Using Prism in a React App

Prism is an easy to use syntax highlighter, with only a minor "gotcha" if you're using it in a React application. Here's how to not get stuck.

October 16th, 2019


Why Prism?

Prism is one of the best syntax highlighters in the game. It can turn your boring code snippets into colorful and smooth pieces of code. It's easy to set up, comes with minimal overhead, and is a simple way to breathe new life into your code snippets.

Without Prism

`const hello = "Hello World!";`

With Prism

const hello = "Hello World!";

Usage

I'm going to be assuming that you're using npm and at least React v16.8 (The One with Hooks).

Installation

npm install prismjs

Adding CSS

Prism needs to access a stylesheet in order to apply it's styles to your code block. The easiest way to do this is to include a link to the stylesheet via Prism's CDN.

public/index.html

<!DOCTYPE html>
  <html lang="en">
    <head
      <link
        href="https://cdnjs.cloudflare.com/ajax/libs/prism/1.17.1/themes/prism.min.css"
        rel="stylesheet"
      />
    </head>
    <body>
    </body>
  </html>

The Component

src/components/codeDisplay.js

import React from 'react'

const Code = ({ code, language }) => {
  return (
    <pre className={`language-${language} code`}>
      <code className={`language-${language}`}>{code}</code>
    </pre>
  )
}

export default Code

src/components/app.js

import React from 'react'
import Code from './codeDisplay'

const App = () => {
  return (
    <Code code={`const hello = "Hello World!";`} language="javascript" />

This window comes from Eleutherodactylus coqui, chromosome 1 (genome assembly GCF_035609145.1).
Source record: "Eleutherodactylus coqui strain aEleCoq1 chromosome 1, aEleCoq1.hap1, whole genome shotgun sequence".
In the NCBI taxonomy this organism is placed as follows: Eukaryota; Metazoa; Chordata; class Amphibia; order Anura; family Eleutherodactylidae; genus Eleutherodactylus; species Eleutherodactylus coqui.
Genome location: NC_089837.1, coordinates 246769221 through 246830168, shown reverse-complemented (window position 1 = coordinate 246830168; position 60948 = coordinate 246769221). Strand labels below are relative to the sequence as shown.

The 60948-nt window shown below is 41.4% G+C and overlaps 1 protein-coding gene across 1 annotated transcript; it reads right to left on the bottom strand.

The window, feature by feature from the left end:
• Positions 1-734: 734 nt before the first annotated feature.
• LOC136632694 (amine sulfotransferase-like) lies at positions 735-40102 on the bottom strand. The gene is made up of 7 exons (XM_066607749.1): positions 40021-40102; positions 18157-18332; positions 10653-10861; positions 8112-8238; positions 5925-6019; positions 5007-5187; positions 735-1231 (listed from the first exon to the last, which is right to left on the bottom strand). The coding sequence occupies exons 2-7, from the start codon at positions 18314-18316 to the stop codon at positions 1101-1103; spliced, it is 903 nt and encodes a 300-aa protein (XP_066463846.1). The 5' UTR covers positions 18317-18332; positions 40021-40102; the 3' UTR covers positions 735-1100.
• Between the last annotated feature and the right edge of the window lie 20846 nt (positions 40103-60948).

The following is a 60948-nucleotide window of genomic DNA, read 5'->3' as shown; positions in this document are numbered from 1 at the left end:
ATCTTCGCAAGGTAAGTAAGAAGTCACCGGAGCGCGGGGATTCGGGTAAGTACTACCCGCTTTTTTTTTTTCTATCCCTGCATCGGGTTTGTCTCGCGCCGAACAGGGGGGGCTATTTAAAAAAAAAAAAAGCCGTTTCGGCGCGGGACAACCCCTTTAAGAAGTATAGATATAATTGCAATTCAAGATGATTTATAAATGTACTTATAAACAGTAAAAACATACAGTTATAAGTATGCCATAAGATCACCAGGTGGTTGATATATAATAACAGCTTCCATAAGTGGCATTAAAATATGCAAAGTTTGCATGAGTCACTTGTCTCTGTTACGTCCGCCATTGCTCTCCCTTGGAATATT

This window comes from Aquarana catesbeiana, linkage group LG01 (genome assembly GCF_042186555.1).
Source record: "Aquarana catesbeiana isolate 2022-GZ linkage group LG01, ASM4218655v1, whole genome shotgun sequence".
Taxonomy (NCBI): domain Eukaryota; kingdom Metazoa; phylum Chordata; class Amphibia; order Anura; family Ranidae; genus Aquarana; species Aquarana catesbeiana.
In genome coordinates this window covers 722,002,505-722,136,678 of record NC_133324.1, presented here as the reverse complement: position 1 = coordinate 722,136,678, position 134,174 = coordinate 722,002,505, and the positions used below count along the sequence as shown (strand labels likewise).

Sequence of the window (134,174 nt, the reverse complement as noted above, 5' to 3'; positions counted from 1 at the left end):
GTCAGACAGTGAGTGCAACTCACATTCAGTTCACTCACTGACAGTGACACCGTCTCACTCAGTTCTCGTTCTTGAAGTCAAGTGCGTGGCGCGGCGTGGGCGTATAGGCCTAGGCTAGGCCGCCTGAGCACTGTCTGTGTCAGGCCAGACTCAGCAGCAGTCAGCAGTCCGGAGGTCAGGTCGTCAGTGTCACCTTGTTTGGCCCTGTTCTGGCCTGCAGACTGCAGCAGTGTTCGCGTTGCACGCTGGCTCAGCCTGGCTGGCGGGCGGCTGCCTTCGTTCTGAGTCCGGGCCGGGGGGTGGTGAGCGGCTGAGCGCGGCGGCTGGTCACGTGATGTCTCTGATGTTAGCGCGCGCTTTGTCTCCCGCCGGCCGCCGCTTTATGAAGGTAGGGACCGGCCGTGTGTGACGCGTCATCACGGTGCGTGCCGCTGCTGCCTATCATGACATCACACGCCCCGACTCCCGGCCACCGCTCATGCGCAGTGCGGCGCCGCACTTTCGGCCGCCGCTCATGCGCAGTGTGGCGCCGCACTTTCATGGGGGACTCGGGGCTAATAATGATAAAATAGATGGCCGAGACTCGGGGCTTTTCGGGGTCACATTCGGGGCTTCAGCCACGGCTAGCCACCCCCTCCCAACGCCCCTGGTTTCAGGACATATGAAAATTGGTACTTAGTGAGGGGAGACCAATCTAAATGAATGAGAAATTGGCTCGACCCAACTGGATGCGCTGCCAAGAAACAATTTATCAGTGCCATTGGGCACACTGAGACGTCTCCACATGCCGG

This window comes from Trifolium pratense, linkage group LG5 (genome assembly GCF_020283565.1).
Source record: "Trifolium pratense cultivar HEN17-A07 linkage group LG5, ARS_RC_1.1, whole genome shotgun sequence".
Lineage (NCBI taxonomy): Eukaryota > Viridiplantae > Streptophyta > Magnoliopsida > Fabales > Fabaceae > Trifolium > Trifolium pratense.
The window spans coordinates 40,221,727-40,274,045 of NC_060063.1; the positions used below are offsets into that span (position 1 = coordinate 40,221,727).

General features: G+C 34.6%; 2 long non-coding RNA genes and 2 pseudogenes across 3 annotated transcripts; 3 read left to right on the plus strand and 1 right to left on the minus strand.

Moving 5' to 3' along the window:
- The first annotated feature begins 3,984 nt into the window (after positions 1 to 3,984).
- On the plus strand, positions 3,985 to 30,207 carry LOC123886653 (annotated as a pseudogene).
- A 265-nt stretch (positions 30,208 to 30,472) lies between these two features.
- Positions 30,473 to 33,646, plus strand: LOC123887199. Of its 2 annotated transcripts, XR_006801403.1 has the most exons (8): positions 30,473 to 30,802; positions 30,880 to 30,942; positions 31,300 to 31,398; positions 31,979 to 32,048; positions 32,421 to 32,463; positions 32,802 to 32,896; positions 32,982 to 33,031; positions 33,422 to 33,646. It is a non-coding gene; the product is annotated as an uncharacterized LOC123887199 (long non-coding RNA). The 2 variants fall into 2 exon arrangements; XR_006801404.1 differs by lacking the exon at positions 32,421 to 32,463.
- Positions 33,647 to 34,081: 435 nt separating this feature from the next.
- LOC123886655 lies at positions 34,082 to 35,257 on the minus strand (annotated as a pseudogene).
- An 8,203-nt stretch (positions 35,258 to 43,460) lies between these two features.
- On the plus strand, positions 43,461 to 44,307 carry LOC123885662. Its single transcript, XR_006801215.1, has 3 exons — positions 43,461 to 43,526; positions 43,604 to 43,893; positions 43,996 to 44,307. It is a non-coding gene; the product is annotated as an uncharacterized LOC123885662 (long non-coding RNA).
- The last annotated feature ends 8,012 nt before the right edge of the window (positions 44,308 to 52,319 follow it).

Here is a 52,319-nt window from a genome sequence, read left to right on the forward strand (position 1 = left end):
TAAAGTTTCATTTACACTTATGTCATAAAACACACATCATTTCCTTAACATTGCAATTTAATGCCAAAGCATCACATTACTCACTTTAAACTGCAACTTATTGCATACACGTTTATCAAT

)
}

export default App

This is almost all you need to get up and running. Your code will be displayed in the <Code /> component.

The Gotcha

There is one pretty in your face gotcha. When you refresh the page for the first time, you'll notice your syntax just looks grey and not highlighted at all.

The Anti-Gotcha

Luckily, there's a way to fix that. Modify your <Code /> component like so:

src/components/codeDisplay.js

import React, { useEffect } from 'react'
import Prism from 'prismjs'

const Code = ({ code, language }) => {
  useEffect(() => {
    Prism.highlightAll()
  }, [])

  return (
    <pre className={`language-${language} code`}>
      <code className={`language-${language}`}>{code}</code>
    </pre>
  )
}

export default Code

We are now importing Prism from 'prismjs', the npm package we installed earlier. Prism has a handful of useful methods, one of which is called highlightAll(). This method can be thought of as "seek out all code snippets, and prism-itize them". We use React's useEffect() to call this method just like we would with componentDidMount(). (In fact, we could've used a Class function and componentDidMount(), but at the time of this article, hooks are the new hotness).

Now if you give your page a refresh, Prism will highlight all code snippets within your <Code /> component.

A pretty easy fix with a nice payoff.

Conclusion

Prism is a wonderful tool for syntax highlighting that should be a part of any site that includes code snippets. It's easy to use, with only one minor gotcha that you will most likely run into.

Alternatives

There are some other syntax highlighters besides Prism, but I haven't given them too much of a try yet.

Highlight.js - Highlight.js - Syntax highlighting for the Web

Prettify - Google - An embeddable script that makes source-code snippets in HTML prettier.

Resources

Prism - PrismJS - Prism is a lightweight, extensible syntax highlighter, built with modern web standards in mind. It’s used in thousands of websites, including some of those you visit daily.